Spot 042: With Foresight


by Bill Floyd

The day was rainy and cold. You lived down the hall with your boyfriend, who worked nights, so you wanted to get out and let him sleep a while. I had the game on TV, muted, with Jim O’Rourke’s “The Visitor” on the stereo. Music like treebranches, each branch terminating in a unique leaf, sun-kissed or rain-dappled or windswept. We got a little high and talked about the things that were important to us, things that wouldn’t have made sense to anyone else. Nothing physical happened, yet it felt intimate. Yes it did. Then came the night with its strong drink and its regrets, but I never regretted the smoky blues of our rainy afternoon.

See Authors page for Bill’s bio.



by Paul de Denus

We lean against the wooden slats like bored inmates killing time and take in the shape of the city. Fred casually pops a cigarette into his mouth, sets fire against a northern chill and brumes me in a delicious cloud.
“Did you hear about the barber down the alley?”

Fred is missing a few teeth that he exposes when he laughs, a wheezing sound that comes whistling up out of some deep vent.
His forearm slides through the gate, flicks orange spark out into the cold air.
“The fag he lived with?” Fred coughs. “Fuckin’ barber cut the guy’s head off.”

Fred doesn’t give away much. His face is a carved totem, like one of those dime store types you’d see down in Arizona. I count the seconds, wait for him to crack a calculating smile. It doesn’t come. I peer down the alleyway. On the corner, the quiet barbershop sits buried dead in snow, its drawn yellow-curtained windows now accessorized with yellow Police tape.

“You’re kidding.”
“Nope. That’s what I heard. Cut the head clean off.”
I didn’t know the barber, though I’d contemplated several times going in for a quick trim having passed his door a million times. The place never felt right, the building off-putting, sealed in dated stucco. I imagined the barber standing deathly still behind his seated partner, light conversation and electric trimmer buzzing the air, the smell of talc, the pulling of the razor, the benign, “take a little more off the top, love?”

See Authors page for Paul’s bio.



by Sandra Davies

Never wittingly a namesake – how could it be since I knew nothing of her existence? – merely coincidence because I had named my daughter for the month that she was due, with the smallest nod towards a school-friend whose straightforward confidence I admired and knew I lacked. (Not that I believed such qualities will transfer simply by naming!)
Eventually the other one appeared, first in a census maybe, daughter of a shopkeeper named David, then at the wedding of my grandmother, tall and splendid in an ostrich-feather hat. And eventually, at forty-five, she married and then, later, died, bequeathing her engagement ring to my father’s sister, who married later still, at sixty.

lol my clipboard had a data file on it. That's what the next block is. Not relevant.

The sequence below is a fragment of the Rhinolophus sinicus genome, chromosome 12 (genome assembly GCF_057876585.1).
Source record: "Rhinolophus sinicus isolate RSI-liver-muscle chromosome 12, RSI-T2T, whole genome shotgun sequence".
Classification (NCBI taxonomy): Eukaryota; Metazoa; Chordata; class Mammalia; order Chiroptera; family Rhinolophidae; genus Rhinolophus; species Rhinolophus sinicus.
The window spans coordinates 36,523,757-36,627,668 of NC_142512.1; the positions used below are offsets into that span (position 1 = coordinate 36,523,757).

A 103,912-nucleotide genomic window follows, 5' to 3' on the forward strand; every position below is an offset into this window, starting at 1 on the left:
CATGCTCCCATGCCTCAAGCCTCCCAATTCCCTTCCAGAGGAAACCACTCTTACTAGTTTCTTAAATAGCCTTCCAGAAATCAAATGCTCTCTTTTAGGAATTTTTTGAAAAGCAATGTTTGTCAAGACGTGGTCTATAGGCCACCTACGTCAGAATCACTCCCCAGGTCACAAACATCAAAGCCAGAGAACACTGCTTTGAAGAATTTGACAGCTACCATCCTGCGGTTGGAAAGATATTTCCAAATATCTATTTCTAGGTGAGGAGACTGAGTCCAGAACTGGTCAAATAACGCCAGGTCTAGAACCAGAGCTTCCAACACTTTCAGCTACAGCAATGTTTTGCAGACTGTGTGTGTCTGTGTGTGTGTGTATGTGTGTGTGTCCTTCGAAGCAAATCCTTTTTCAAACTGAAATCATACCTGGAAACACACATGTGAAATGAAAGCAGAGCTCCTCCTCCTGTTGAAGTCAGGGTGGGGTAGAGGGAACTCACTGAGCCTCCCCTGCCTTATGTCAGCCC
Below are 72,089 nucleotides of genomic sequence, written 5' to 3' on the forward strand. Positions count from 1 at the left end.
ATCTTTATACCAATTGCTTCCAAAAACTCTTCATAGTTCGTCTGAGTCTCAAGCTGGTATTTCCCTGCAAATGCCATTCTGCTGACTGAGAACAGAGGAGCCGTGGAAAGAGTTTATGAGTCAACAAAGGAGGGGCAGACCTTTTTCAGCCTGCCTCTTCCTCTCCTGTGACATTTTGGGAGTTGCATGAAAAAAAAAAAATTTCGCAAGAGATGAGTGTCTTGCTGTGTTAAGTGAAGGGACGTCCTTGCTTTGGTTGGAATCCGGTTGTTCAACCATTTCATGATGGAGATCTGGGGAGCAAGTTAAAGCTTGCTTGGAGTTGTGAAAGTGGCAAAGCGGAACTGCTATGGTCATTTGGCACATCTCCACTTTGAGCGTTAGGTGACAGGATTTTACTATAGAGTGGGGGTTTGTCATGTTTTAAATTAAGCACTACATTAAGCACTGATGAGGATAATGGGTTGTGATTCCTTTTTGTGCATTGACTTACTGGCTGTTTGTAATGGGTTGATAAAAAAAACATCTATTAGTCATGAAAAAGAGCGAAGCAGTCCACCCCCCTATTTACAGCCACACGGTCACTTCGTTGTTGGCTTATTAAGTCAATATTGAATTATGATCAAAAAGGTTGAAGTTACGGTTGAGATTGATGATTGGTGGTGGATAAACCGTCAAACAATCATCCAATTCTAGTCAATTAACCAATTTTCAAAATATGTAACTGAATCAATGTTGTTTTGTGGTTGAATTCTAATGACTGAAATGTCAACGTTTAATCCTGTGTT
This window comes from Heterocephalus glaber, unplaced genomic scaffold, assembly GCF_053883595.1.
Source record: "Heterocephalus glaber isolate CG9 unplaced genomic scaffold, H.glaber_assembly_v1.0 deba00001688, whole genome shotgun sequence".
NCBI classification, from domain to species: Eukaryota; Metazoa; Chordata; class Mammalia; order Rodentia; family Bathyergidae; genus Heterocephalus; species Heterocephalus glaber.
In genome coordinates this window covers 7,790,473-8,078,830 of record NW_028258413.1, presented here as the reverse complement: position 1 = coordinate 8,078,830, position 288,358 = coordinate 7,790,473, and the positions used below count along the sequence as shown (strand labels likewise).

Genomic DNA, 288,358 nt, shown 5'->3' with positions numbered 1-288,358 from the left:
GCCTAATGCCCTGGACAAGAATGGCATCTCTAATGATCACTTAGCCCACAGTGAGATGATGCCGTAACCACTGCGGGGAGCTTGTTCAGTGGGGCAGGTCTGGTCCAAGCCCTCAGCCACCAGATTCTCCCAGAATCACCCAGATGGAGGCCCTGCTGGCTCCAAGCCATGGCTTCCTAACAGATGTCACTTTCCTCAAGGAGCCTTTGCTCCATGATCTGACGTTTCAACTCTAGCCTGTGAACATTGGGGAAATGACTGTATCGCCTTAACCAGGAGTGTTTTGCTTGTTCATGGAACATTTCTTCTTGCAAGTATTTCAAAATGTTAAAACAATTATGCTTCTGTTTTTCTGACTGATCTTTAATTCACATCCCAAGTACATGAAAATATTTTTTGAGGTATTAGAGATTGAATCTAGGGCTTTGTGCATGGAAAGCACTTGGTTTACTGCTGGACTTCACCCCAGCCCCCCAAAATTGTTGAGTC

Before my father’s sister died she gave the ring to me, asking that I give it to my daughter ‘Since they shared a name, it seems but fitting.’
The ring, tiny as rings from the past always seem to be, had diamonds and, I think, some opals, and when I related its provenance to my determinedly-single daughter she laughed and estimated she could expect to wed when she was seventy-five.
But I doubt I’ll be around to see if it comes true.

See Authors page for Sandra’s bio.



by Michael D. Brown

Every afternoon she sat in the same seat, or if taken when she stepped on, she would stand over the passenger in the otherwise empty car until he or she either reached their destination or removed themselves, perhaps with a huff, so she could sit as she made it so obvious that was what she wished to do. She would then reach into her tattersall bag and pull out her Modern Library Finnegans Wake and pretend to read another page. I could see where this was going long before it came about. Completing Joyce’s most impenetrable opus was not her main goal.
The other regular, obviously moneyed, who did not express a preference for any particular seat, but did ride the same compartment, always traveled in dark clothing of blue, or gray, or brown, sometimes a business suit, but more often casual wear, would wait until her book appeared before he extracted his own hardcover copy of Gaddis’ JR from his attaché.
I often wondered why these two chose such heavy tomes to flirt with and why it took them so long to connect. We shared the ride for well into three months.
After a week of traveling solo, I read about his body being found in a dumpster. The police had no clues about his assailant, and though I could have offered them a hint or two, I would not. We had all worked so hard at not being noticed, I figured such a perfect situation should remain unresolved.

See Authors page for Michael’s bio.


Illustrations for Spot 042 by mdjb


One Comment to “Spot 042: With Foresight”

  1. This Spot’s contributions from Bill, Paul and Michael read like entirely satisfying novels, totally negating the limit of the wordcount; I’d say Tardis-like except I am not a Dr. Who fan.

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